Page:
It is why I formed Levinson Property Management (LPM). I may be the owner, but I do not run it. I hired other people to run it. I set the expectations of what I wanted from them, and they execute it. At first it was just for my investment properties, however we have opened it up to the public. To be honest, it was formed out of a need – I knew I could not do it myself, but wanted my standards to govern how my investments where being handled. I got tired of choking on mismanagement.
When you look for a property management company find out how:
They market properties (iPhone pics or professional photos)
How they show properties, is there a strategy?
Background checks and other investigations of potential renters
Book keeping, maintenance, etc.
Does the property management company take care of your property as if it was their own personal investment? If not, find another.
This is the obvious choke hazard. Like, don’t give a baby a large plastic bag to play with. Yet, for some reason, we still need the warning because some parents still do. This is how we ensure that the potential Renter is thoroughly investigated. This goes beyond the causal background check and credit report. Dig as deep as you legally can, and find out as much as possible. With all the data, learn to read between the lines. The data will tell the story of the renter. One bad renter could cost thousands in repairs, etc.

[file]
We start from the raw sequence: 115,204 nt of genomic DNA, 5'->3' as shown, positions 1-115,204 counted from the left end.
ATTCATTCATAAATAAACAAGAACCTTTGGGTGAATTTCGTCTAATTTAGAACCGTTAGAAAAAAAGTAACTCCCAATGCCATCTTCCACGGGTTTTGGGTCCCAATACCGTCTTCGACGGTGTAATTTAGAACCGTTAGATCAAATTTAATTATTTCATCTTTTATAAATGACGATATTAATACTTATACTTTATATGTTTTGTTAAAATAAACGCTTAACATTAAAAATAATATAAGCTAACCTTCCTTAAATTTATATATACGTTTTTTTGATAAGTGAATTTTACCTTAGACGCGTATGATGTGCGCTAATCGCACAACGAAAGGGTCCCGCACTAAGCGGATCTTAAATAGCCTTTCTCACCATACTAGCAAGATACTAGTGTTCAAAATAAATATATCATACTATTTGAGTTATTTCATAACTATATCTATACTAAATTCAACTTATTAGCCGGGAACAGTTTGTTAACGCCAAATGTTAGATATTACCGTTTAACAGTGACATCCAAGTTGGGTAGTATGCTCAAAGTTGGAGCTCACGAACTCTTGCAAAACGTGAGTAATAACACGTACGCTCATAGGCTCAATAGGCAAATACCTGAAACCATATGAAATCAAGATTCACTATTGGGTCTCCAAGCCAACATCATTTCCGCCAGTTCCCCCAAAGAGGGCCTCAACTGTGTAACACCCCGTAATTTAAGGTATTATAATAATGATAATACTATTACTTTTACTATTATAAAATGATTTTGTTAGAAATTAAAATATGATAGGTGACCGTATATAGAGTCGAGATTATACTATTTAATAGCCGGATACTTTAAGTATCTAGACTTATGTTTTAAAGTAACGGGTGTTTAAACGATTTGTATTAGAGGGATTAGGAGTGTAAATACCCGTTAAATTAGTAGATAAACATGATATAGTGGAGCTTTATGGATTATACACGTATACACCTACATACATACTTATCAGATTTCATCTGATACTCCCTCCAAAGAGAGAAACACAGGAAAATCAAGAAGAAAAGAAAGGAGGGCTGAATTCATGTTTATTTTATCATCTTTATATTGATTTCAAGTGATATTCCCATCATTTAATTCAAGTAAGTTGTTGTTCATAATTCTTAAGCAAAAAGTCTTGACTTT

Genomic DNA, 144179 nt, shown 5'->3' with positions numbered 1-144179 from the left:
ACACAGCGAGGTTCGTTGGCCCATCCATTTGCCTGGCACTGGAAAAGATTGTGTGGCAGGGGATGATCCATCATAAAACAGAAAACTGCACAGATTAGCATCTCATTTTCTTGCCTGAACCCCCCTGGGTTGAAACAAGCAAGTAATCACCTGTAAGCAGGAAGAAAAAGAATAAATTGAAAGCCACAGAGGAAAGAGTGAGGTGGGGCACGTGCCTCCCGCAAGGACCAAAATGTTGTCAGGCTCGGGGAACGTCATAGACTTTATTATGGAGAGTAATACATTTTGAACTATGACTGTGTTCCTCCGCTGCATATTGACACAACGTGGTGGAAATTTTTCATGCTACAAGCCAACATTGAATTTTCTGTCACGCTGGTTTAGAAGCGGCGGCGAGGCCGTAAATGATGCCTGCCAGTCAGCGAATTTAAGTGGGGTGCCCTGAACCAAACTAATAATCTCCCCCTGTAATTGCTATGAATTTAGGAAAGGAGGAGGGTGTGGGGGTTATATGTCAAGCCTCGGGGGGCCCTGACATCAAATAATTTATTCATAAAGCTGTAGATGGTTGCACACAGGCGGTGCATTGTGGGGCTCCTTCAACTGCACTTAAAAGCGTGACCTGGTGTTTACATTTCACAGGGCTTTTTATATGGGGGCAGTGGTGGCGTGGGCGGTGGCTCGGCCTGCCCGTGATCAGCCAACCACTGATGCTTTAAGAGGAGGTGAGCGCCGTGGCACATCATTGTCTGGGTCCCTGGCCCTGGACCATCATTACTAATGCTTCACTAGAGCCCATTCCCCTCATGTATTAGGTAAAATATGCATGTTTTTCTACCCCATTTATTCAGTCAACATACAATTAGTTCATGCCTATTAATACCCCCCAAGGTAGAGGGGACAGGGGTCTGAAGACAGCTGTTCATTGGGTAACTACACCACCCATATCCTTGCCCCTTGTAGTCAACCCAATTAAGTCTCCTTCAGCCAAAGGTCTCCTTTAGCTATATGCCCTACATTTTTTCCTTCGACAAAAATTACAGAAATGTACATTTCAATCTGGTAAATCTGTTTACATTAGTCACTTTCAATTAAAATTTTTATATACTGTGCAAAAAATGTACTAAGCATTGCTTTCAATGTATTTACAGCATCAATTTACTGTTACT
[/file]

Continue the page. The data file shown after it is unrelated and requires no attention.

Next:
Renting to a friend or family member? Still do the checks (its why I own, but don’t run LPM – It protects me). I lost a friend who I thought was responsible so I skipped all the checks, turns out that was big mistake. It ended up it not only costing me financially, it cost me a friendship. So now, I let family or friends know, “LPM exclusively takes care of my rentals, as long as they give you a go ahead I am good to go. They have the final say”. And then I let them apply for a rental just like everyone else.